Petition opposing Richmond supervised drug consumption site reaches 17,000 signatures
Posted February 12, 2024 7:30 am.
Last Updated February 12, 2024 8:43 pm.
Ahead of a vote in Richmond, a petition against a proposed supervised drug consumption site had gathered more than 17,000 signatures by Monday morning.
The online petition is backed by many residents who believe the construction of a safe injection site in their community would lead to an increase in crime and public drug use.
“We understand that those struggling with addiction need help and support but introducing such facilities might not be the best solution for everyone involved – especially when considering its potential negative impacts on communities like ours,” wrote Gady Tse, who started the Change.org petition on February 4. Listen to CityNews 1130 LIVE now!
A former Richmond city council candidate has been making the same arguments while leading a group opposed to the proposal, raising concerns about public safety.
“I don’t believe that putting a safe consumption site in Richmond is a solution to help people. I believe we should focus more on building treatment and rehab centres,” Sheldon Starret told CityNews.
“These people’s lives are worthy of dignity. They are not bad people, we should not stigmatize them and they need help, but if we put in an injection site, we are just enabling the drug user,” he said.
Starret says many people in Richmond’s city centre are concerned a safe consumption site will attract more “transient drug users” from other parts of the Lower Mainland, including Vancouver’s Downtown Eastside.
“Richmond is not equipped to deal with the issues these people have. We don’t even have any treatment centres or places to house these people.”
Starret adds that many residents feel the city is not listening to their concerns.
“We would expect the city to reach out and work with people in the community more.”
Richmond city council is set to vote Monday night on whether to move forward with the proposal for a supervised consumption site in the city to help deal with the opioid crisis.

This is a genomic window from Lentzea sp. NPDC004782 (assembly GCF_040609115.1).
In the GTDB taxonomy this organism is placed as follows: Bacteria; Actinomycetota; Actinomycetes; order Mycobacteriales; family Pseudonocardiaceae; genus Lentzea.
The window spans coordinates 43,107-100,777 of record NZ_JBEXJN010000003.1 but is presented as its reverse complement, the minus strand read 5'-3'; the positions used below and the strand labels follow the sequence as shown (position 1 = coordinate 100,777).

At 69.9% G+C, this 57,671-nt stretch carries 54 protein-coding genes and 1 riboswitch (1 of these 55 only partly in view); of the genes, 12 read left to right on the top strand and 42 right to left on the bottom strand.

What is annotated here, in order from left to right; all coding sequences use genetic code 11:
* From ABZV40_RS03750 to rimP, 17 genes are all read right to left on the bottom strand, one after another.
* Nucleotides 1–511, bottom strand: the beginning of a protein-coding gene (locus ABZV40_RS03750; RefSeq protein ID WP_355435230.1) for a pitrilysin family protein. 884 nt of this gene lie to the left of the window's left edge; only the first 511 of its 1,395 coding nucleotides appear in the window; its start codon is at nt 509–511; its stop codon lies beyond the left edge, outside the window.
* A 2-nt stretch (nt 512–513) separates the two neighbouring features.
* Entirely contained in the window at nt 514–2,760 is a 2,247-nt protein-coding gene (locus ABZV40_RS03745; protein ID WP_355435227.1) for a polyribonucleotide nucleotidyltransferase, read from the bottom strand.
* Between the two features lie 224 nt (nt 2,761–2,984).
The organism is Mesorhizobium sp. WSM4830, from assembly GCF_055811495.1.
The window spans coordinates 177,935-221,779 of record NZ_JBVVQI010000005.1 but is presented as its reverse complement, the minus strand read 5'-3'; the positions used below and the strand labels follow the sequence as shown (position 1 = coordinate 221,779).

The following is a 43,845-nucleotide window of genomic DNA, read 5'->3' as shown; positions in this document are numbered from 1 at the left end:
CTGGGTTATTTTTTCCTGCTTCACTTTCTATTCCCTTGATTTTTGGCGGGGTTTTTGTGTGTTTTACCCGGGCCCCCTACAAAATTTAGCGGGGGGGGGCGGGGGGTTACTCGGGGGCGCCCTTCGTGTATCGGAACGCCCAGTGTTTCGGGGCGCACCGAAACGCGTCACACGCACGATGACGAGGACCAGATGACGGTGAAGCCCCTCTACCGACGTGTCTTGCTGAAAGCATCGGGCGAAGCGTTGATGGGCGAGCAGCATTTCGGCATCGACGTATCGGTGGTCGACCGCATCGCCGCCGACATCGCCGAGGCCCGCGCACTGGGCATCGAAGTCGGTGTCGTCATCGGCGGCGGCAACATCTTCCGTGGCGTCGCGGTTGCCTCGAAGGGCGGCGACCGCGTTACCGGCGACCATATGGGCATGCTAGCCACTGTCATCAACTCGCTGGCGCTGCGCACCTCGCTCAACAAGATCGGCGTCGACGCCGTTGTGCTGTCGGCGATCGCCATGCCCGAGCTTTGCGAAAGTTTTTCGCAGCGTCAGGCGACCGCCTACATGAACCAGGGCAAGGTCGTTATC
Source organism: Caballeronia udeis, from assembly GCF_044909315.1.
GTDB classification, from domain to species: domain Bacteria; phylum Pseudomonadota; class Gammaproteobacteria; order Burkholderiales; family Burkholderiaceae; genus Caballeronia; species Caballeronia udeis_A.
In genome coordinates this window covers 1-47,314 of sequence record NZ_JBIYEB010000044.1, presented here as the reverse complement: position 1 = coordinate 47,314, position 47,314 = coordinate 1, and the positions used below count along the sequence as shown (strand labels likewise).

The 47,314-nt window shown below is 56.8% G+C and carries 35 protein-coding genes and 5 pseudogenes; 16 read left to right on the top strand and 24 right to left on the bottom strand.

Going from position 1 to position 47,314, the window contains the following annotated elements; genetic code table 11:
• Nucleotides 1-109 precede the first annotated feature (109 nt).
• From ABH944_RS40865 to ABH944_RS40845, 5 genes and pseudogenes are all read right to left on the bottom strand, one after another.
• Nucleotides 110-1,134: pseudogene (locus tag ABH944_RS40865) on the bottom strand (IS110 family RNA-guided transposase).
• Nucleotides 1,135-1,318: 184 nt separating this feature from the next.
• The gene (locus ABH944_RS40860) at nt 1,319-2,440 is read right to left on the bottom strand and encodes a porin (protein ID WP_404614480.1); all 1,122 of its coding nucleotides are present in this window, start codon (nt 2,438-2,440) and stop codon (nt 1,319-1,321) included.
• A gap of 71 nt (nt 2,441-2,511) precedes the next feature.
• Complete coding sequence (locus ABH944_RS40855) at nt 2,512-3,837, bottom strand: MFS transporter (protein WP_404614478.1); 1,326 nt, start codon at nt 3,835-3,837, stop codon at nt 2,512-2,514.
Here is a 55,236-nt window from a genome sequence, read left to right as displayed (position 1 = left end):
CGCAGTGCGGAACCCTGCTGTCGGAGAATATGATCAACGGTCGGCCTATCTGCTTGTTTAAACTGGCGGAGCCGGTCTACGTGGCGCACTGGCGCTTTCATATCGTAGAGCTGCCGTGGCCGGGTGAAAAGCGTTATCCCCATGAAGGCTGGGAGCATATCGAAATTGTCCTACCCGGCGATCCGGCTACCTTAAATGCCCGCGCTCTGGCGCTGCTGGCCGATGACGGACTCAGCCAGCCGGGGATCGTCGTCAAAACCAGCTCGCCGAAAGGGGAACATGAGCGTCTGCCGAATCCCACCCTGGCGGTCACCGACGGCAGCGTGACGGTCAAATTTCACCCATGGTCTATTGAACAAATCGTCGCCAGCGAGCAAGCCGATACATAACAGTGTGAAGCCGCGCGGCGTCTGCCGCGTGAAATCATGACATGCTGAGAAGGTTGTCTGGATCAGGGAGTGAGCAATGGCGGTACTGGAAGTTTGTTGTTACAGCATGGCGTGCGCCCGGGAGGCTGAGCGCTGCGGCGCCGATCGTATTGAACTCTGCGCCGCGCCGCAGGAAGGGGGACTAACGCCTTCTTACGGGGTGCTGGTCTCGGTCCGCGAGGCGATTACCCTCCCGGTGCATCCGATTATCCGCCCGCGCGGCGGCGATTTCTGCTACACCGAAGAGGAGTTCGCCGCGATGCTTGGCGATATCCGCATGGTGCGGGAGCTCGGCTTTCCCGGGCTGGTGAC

Coun. Kash Heed helped table the motion to explore the idea at last week’s meeting.
“We are trying to ensure that we have treatment available for these people who at one point in their life will want to get out of the predicament they are in because if they don’t, they are going to die,” he told CityNews.
“We get them into some type of health contact and at the same time remove them from consuming their drugs in public spaces. It’s a win-win, not only for the addicted users whose lives we are trying to save, but certainly also for the communities and taxpayers.”
The motion says supervised consumption sites provide a safe and controlled environment for people to use drugs, reducing overdose and risk of death. It explains health officials are stationed at the sites to provide medical assistance, and they are also trained with naloxone to help reverse opioid overdoses.
It also says studies have shown these sites can be cost-effective in the long run, reducing expenses associated with first responders, emergency room visits and infectious diseases.
DJ Larkin, executive director of the Canadian Drug Policy Coalition, says a new site would be good for the City of Richmond.
“A site in Richmond would mean less public drug consumption, less litter, less likelihood of communicable disease transmission, and fewer deaths,” Larkin said.